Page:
Absent fees, retail traders do better
The advent of no-fee trading on platforms such as Robinhood has helped fuel an explosion in retail investing—and raised concerns that novices would be tempted to trade too often and lose more money.
But new research co-authored by Assistant Professor Omri Even-Tov shows this fear may be exaggerated: While average investors trade more when fees are removed, they also earn more.
“We show that portfolios don’t underperform just because of greater activity,” Even-Tov says. “In fact, net performance improves by about 11% annually, and this improvement is driven by savings from the removal of fees rather than changes in the returns of trades.”
In a new working paper, co-authored by doctoral student Kimberlyn Munevar, PhD 24, and professors from the University of Pennsylvania and MIT, the researchers analyzed a natural experiment by international trading platform eToro, which dropped fees on certain trades in different countries at different times over the past several years.
The staggered removal of trading fees allowed the researchers to compare investors’ behavior before and after fees were gone. Even-Tov and his co-authors looked at these patterns for over 40,000 investors between 2018 and 2019. They found that the removal of fees increased trading frequency by an average of about 30%. Having no fees also drew people to the eToro platform: New users grew by 172% in countries without fees and only 18% in countries where fees remained in place. The removal of fees also led people to hold significantly more diverse portfolios.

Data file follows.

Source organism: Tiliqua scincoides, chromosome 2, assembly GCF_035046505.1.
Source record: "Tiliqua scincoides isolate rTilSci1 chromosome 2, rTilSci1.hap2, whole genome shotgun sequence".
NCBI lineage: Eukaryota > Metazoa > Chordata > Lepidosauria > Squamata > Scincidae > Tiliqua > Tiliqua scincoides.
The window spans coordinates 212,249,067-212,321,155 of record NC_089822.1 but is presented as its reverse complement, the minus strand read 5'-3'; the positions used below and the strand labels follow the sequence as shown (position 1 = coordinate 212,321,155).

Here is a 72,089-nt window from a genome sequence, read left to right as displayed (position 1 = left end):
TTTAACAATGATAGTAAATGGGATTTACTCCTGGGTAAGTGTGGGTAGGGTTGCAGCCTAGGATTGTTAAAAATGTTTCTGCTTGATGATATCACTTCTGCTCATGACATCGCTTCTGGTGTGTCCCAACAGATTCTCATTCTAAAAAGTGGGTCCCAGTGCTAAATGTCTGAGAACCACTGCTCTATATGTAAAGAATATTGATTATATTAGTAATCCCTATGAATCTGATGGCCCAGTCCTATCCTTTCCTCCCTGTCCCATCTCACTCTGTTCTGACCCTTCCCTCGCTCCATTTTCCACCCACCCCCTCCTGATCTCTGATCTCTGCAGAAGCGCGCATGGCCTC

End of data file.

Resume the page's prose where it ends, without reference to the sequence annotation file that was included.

Though this study investigated non-U.S. markets, the researchers ran an analysis to demonstrate that the kind of retail trading conducted by their subjects corresponds with trading on American platforms.
These results come at a time when the U.S. Securities and Exchange Commission is considering whether to regulate one of the main ways that retail brokerage firms make revenue outside of commission, a process called payment for order flow. “Now regulators are looking at whether or not these new methods need to be reined in,” says Even-Tov. But regulatory bodies should be wary of pushing online trading platforms back toward a commission model when putting new policies in place, he says.